Their coach Juwan Howard used to raise the roof back in the day. Now it is time to raise those banners than Livers talked about. If nothing else Howard should rise above his piers and be named Big Ten and National coach of the year. Everybody and every thing is buying in from the inside brute and precision of 7-foot freshman center Hunter Dickinson to the crisp passing and offense of Franz Wagner and the stellar offense of Livers.

The Wolverines (17-1 overall, 12-1 in the Big Ten) are running away with the conference race following Thursday nights 79-57 victory over Iowa at Crisler Arena. Now team like Baylor and Gonzaga, who were considered out of reach, are well within reach and at some point will be targets of the spirited Wolverines.

This team is even beginning to resonate in the often sleepy college basketball hamlet of Ann Arbor where basketball takes a back seat to football 365 days a year. Wolverines are chirping about the defensive footwork of Chaundee Brown, who is strong enough and tough enough survive Hunger Game battles that dominate Spartans camp to the north.

Michigan was often considered the pretty boys of the Big Ten. Yeah, they had stars and could score points, but toughness wasn’t a word used to describe them. No more.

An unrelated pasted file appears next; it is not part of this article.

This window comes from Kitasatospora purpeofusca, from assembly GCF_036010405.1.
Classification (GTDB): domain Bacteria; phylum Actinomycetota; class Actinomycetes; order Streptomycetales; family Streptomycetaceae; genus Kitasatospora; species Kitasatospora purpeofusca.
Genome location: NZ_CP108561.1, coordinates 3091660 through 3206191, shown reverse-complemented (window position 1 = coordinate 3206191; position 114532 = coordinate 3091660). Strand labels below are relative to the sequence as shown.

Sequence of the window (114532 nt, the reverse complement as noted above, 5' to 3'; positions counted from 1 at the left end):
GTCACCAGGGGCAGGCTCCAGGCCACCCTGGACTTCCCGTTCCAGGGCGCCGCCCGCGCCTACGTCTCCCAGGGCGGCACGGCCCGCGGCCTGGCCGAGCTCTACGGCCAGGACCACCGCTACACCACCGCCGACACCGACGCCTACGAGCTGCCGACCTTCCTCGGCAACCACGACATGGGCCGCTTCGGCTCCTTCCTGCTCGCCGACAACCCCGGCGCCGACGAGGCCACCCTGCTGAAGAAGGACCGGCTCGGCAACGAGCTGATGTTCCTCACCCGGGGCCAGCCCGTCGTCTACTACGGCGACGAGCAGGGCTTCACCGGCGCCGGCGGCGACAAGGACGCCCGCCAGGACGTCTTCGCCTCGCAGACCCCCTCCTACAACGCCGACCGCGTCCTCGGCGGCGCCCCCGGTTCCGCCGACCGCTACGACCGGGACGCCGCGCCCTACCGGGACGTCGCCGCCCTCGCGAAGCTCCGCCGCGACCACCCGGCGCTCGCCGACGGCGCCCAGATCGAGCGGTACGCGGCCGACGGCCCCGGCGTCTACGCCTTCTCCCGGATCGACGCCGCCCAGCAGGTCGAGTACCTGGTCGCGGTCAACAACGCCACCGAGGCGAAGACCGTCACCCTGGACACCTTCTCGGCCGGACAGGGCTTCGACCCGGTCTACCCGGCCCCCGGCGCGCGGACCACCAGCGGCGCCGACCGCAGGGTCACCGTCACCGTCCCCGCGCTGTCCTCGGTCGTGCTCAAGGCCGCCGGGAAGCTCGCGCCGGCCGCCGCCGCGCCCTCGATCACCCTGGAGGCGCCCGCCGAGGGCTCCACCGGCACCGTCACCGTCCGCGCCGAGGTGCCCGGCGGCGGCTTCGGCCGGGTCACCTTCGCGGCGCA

To steal a line from former Pistons coach Stan Van Gundy, Dickinson built a “fucking wall” around Iowa star player Luka Garza and walled him off from pounding the Wolverines again. The Great Garza scored 77 points in two games against Michigan last season but struggled Thursday against the Great Wall of Dickinson, scoring just 16 points on 6-for-19 shooting.

Livers and Wagner are fantastic players, but let’s get a little geeky here. Does anybody else appreciate the defensive footwork of Brown, who stays between his opponent and the basket with a river dance of movement?

The Wolverines will be dancing soon, making a run in the NCAA tournament, usually reserved for Spartans and Blue Devils. It’s been a fun ride, from the 92-87 victory over Ohio State, one of the greatest games in Earth, to the methodical demolition of Iowa.

It’s been like a yo-yo on a string.

Tiger Woods like many pro athletes drives like a bat out of hell

Tiger Woods isn’t the only professional athlete who drives like a bat out of hell.

It is a trend that has played out across America for years. Unfortunately Tiger lost control and may have ended his career. Other athletes navigate our streets and byways at reckless speeds and get away with it. It is a secret that few sports fans know about.